Tuesday, September 12, 2017

Tulip Fever: Monday, September 11 2017

Tulip Fever (2017) is a historical drama film, based on the book by Deborah Moggach (69). Director Justin Chadwick (48) ensures that the film flows smoothly. The actors all work well, and Judi Dench is practically unrecognizable as the Abbess of St. Ursula's, but does a good job, of course.

Cinematographer Eigil Bryld has done an exceptional job of the cinematography. Each setting looks like a Dutch painting from the 1600s. As the film is set in Vermeer's Amsterdam, during the height of the Tulip fever, this is totally appropriate. The original paintings in the film are by Jamie Routley. The costumes by Michael O'Connor, hair and make-up by Daniel Phillips, and production by Simon Elliott and editing by Rick Russell, combine to add to the creation of a film that is a feast for the eyes. The delightful music by Danny Elfman (64) adds a feast for the ears.

The sex scenes, I am glad to say, are not too explicit, and are filmed as artistic portrayals of human primates coupling. The impression is given that the sex is not too pleasant from the viewpoint of hygiene, nor too fulfilling as to the end result. One of our chief character's "little soldier" is not up to the task. The lighting is exquisite, and the bodies are arranged to remind of paintings by great artists. A lot of the sexual groping is done over and under clothing. I'm not sure what that is meant to convey. It didn't grab me. I find it difficult to understand why it has been given an 'R' rating.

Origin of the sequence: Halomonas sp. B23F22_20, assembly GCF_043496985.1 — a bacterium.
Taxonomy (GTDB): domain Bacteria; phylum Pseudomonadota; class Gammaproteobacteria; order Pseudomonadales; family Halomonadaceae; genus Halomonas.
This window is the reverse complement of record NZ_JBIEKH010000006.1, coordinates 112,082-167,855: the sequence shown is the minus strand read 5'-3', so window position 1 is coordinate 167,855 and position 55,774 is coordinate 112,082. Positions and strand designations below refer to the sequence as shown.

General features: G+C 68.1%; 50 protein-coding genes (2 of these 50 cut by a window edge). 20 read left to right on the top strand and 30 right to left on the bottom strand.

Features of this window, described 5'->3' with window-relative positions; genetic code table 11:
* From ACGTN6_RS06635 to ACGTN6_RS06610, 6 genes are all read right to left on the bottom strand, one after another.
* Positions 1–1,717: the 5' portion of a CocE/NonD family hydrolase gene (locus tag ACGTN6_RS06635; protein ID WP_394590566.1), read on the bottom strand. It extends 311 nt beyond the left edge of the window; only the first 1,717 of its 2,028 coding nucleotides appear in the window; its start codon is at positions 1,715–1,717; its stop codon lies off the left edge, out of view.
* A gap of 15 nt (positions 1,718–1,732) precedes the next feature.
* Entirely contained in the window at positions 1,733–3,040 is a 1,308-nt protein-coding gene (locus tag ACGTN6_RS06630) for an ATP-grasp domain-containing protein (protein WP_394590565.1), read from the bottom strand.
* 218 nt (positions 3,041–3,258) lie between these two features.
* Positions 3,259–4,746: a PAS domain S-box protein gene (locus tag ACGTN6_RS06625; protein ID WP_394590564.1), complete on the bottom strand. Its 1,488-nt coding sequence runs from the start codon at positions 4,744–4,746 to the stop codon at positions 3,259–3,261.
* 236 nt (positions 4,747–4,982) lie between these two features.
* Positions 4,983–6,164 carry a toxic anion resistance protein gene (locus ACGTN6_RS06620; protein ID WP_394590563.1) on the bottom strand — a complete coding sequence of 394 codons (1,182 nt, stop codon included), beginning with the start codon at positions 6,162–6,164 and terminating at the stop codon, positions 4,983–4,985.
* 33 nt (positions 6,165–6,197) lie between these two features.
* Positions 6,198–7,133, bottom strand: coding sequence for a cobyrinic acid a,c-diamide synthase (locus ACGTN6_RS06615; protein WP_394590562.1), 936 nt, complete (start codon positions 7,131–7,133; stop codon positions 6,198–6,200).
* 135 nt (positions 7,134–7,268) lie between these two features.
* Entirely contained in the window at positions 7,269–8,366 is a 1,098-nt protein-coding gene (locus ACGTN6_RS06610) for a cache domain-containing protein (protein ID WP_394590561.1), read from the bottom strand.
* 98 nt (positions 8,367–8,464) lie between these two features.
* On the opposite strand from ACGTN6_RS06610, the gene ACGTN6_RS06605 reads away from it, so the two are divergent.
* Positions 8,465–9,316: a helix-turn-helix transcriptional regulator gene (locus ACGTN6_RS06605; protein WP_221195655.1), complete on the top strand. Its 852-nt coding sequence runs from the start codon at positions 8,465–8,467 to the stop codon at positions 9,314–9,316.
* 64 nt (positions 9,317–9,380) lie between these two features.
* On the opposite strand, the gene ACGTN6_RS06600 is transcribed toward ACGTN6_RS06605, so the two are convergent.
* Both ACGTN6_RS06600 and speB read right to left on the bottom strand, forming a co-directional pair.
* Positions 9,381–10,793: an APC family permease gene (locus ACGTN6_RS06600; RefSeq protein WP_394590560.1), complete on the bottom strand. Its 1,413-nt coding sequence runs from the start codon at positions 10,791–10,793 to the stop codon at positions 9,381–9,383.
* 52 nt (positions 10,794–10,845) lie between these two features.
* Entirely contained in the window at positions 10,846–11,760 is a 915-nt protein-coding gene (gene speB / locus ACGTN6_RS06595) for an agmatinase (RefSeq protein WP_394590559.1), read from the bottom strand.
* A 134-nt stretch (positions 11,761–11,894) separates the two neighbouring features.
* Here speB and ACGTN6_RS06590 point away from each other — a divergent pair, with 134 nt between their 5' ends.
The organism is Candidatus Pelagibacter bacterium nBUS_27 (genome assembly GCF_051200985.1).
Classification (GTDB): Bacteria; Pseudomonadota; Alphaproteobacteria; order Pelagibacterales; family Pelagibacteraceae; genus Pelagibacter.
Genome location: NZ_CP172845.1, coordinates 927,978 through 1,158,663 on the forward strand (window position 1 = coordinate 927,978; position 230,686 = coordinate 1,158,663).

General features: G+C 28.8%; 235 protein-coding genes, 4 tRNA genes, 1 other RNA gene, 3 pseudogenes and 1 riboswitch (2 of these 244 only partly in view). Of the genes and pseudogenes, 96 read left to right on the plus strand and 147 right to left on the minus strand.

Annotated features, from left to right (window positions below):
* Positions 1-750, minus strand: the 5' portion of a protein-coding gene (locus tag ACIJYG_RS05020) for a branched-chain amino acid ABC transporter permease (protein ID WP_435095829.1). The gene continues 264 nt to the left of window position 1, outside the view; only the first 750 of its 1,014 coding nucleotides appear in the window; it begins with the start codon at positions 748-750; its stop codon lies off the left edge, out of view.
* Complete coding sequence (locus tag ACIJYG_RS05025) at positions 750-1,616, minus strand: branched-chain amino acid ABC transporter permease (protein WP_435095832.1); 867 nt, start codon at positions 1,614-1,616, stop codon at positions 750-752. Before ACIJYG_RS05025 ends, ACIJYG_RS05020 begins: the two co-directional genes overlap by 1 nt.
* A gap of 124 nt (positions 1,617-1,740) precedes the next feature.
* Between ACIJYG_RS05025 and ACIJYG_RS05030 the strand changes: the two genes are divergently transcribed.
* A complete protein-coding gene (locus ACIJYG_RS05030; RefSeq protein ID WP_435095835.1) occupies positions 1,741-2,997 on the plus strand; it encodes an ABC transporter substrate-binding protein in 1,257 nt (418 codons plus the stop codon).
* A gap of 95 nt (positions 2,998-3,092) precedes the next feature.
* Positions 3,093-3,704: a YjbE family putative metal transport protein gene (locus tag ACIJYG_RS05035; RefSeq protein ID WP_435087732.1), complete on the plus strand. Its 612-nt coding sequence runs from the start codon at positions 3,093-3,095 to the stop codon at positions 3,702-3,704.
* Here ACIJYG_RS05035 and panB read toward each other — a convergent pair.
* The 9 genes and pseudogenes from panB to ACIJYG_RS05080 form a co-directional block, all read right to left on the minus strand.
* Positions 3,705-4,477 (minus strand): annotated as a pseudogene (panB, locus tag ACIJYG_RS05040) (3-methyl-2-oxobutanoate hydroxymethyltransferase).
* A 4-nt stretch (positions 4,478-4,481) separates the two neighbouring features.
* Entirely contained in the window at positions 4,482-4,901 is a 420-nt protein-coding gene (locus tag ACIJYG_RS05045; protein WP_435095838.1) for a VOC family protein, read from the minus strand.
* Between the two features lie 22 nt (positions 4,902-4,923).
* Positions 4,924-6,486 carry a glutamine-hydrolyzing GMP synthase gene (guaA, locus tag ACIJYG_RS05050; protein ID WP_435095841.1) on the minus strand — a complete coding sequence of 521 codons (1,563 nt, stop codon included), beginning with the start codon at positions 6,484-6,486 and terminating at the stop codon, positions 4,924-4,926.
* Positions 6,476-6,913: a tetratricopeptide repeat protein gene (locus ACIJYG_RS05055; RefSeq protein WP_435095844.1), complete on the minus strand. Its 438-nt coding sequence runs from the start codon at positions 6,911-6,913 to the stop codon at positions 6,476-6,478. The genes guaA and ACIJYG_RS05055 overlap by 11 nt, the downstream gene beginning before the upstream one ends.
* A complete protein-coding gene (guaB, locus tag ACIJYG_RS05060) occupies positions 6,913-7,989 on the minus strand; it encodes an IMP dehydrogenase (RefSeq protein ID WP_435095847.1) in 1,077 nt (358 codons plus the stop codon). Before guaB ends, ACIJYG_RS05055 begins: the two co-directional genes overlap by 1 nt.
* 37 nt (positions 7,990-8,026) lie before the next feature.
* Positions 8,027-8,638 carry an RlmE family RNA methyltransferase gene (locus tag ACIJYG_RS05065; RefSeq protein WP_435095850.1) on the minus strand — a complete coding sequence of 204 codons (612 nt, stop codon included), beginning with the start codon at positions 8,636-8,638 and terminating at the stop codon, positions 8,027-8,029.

Tom Stoppard (80) wrote the screenplay. He is a much-awarded writer of highest repute. This script will not be seen as his finest. Deborah Moggach has written a huge body of work, including These Foolish Things which was made into the film, The Best Exotic Marigold Hotel, so it would seem reasonable to expect that the story of Tulip Fever would be fairly gripping. This, it is not. Perhaps it is the direction that is the problem. I found I couldn't care less about any of the characters. They are not even particularly pleasant. They almost seemed to be models for the lovely sets, not real people. It would appear that is how the director viewed them. Could it be that this was his intent?

This is a beautiful film from the point of view of "Art", but leaves the feeling that the story was just an excuse for everything else. What makes directors think that an audience would like this? Or even more pertinent to the $25,000,000 cost to make the film, what makes anyone think that any but the very few would actually pay to see it? So far, it has made $4,500,000.

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